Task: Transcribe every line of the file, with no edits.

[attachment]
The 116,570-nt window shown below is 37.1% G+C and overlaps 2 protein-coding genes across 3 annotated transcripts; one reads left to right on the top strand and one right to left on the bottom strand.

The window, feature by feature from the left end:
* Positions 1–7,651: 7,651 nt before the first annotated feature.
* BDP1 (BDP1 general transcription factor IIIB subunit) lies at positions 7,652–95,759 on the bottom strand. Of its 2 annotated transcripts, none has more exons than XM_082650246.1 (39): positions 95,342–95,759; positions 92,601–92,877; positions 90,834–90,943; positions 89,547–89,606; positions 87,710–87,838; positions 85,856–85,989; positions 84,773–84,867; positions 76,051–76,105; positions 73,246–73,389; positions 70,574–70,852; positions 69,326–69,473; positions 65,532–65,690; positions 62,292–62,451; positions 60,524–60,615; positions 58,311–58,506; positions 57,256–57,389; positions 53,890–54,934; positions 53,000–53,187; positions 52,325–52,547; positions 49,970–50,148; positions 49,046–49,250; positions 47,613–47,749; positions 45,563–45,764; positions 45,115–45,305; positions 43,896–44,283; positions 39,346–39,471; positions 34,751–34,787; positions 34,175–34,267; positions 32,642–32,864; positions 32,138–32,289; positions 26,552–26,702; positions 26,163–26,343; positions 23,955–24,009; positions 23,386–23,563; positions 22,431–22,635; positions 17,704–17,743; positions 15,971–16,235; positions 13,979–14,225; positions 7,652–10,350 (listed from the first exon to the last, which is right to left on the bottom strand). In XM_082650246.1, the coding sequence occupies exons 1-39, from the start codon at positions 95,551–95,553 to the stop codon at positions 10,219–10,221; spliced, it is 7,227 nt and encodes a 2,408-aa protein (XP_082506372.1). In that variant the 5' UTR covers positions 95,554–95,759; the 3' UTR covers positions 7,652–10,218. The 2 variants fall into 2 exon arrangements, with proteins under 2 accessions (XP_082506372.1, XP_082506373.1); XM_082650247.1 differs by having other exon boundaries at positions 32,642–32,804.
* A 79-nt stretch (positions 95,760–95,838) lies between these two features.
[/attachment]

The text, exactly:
The 116,570-nt window shown below is 37.1% G+C and overlaps 2 protein-coding genes across 3 annotated transcripts; one reads left to right on the top strand and one right to left on the bottom strand.

The window, feature by feature from the left end:
* Positions 1–7,651: 7,651 nt before the first annotated feature.
* BDP1 (BDP1 general transcription factor IIIB subunit) lies at positions 7,652–95,759 on the bottom strand. Of its 2 annotated transcripts, none has more exons than XM_082650246.1 (39): positions 95,342–95,759; positions 92,601–92,877; positions 90,834–90,943; positions 89,547–89,606; positions 87,710–87,838; positions 85,856–85,989; positions 84,773–84,867; positions 76,051–76,105; positions 73,246–73,389; positions 70,574–70,852; positions 69,326–69,473; positions 65,532–65,690; positions 62,292–62,451; positions 60,524–60,615; positions 58,311–58,506; positions 57,256–57,389; positions 53,890–54,934; positions 53,000–53,187; positions 52,325–52,547; positions 49,970–50,148; positions 49,046–49,250; positions 47,613–47,749; positions 45,563–45,764; positions 45,115–45,305; positions 43,896–44,283; positions 39,346–39,471; positions 34,751–34,787; positions 34,175–34,267; positions 32,642–32,864; positions 32,138–32,289; positions 26,552–26,702; positions 26,163–26,343; positions 23,955–24,009; positions 23,386–23,563; positions 22,431–22,635; positions 17,704–17,743; positions 15,971–16,235; positions 13,979–14,225; positions 7,652–10,350 (listed from the first exon to the last, which is right to left on the bottom strand). In XM_082650246.1, the coding sequence occupies exons 1-39, from the start codon at positions 95,551–95,553 to the stop codon at positions 10,219–10,221; spliced, it is 7,227 nt and encodes a 2,408-aa protein (XP_082506372.1). In that variant the 5' UTR covers positions 95,554–95,759; the 3' UTR covers positions 7,652–10,218. The 2 variants fall into 2 exon arrangements, with proteins under 2 accessions (XP_082506372.1, XP_082506373.1); XM_082650247.1 differs by having other exon boundaries at positions 32,642–32,804.
* A 79-nt stretch (positions 95,760–95,838) lies between these two features.